When Emanuel Ax and Yo-Yo Ma perform together in a Brahms Project recital Feb. 21, it will mark the latest collaboration among two friends who first met while students at Juilliard in the early ’70s.

“Being on stage with him is always a great thrill for me,” says Ax (pictured above). “He is special in every way, and the way he plays is exactly who he is: charismatic, warm and generous.”

As Ma (inset photo, at right) told the Los Angeles Times last month, “Manny was obviously smart and also nice and told a lot of jokes — those were some of my first impressions. And guess what? That’s still my impression.”

Yo-Yo MaThey have performed together at innumerable concerts and on some 34 albums across an astonishing range of composers — including Brahms. This season, Ax is celebrating that composer with a series of chamber concerts titled the Brahms Project. Sponsored by the Chicago Symphony Orchestra Association’s Symphony Center Presents, the Los Angeles Philharmonic, Carnegie Hall and Cal Performances at the University of California at Berkeley, the project commissioned contemporary composers to write pieces that would resonate with essential chamber works by Brahms. In addition to two Brahms cello sonatas and a Brahms piano and cello work, the SCP concert features Hommage à Brahms by Australian composer Brett Dean.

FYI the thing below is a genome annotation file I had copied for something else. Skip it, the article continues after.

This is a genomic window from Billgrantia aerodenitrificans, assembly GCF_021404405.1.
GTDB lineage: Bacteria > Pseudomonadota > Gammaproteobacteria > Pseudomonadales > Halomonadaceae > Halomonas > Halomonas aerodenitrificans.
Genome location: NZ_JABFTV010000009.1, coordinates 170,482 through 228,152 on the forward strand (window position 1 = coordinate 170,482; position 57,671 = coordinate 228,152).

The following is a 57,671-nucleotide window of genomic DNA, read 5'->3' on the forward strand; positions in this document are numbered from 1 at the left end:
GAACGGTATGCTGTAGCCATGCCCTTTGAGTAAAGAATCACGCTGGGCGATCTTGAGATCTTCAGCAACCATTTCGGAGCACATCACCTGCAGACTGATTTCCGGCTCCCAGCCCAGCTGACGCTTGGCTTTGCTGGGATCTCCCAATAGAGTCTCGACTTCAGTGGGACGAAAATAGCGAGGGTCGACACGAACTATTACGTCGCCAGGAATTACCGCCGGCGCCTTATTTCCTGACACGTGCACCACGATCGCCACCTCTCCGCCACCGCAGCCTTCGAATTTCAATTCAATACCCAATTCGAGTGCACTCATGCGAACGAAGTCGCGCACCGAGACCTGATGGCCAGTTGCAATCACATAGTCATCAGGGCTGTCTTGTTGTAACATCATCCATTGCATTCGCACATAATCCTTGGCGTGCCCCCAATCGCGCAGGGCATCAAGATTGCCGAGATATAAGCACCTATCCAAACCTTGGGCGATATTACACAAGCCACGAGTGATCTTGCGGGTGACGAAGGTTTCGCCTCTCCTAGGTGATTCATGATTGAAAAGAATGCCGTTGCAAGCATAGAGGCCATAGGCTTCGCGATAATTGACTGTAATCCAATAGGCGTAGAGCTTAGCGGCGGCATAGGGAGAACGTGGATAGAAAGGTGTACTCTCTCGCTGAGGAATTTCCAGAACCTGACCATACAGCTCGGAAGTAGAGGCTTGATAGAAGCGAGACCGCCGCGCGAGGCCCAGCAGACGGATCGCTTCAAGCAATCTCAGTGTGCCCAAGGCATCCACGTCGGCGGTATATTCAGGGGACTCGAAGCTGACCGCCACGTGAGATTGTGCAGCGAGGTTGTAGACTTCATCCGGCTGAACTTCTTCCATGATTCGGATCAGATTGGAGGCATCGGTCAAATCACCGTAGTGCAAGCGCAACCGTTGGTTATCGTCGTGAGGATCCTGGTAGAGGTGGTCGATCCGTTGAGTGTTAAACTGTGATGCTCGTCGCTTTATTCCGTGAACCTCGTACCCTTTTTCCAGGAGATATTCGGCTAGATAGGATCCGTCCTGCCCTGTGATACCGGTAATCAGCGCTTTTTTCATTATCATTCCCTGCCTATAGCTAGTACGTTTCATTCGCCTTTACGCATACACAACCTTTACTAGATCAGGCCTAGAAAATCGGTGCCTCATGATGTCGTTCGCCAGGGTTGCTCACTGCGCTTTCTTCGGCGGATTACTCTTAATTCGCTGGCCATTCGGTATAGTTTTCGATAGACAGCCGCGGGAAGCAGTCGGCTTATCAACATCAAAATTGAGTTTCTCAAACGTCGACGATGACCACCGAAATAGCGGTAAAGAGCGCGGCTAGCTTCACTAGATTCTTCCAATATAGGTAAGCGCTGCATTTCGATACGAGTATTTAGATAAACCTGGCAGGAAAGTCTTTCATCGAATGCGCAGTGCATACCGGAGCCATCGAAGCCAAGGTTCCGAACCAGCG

This concert follows the Brahms Project performance in January featuring Ax and mezzo-soprano Anne Sofie von Otter. The series concludes May 18 with a solo piano recital featuring Ax in Brahms works and Bolts of Loving Thunder by New York City-based composer Missy Mazzoli. “[The Brahms Project] is a wonderful program that allows listeners to again go deeper into Brahms and also understand how his music influences some of today’s great composers,” Ax says.

Brahms remains a polestar for Ax, in music and life. “Just like many people, I have a special love for his music,” Ax says. “And I also have great sympathy for the person he was — so generous to others financially and anonymously. He helped fellow composers as well as other people he admired. The Schumanns. He admired Robert and was in love with [his wife] Clara. The situation caused him a great deal of sadness, despite his great successes. So some of his music — beautiful as it is — has a lot of sadness in it. Hope and happiness do not come to mind. But it is still amazingly beautiful and exciting, with a sad backstory.”

After so many years of playing with Ma, Ax confirms that the cellist “is in my consciousness. He is extraordinary in the way he listens and reacts to what is going on around him and contributes his unique musicianship. He expresses the special privilege of having the job of being a musician. We all try to do it. But he’s really good at it.”

For his part, Ma has said that he and Ax “have a shorthand. We know each other’s timing really well — we kind of feel it. Manny and I go through different phases of life, and we learn things and get back together, share what we’ve learned, and then go back off again. It’s a very, very special relationship.”

Ronald Litke is a Chicago writer whose work has appeared in the New York Times and on the BBC, among others, and is a content contributor for Chicago-based Rivet News Radio.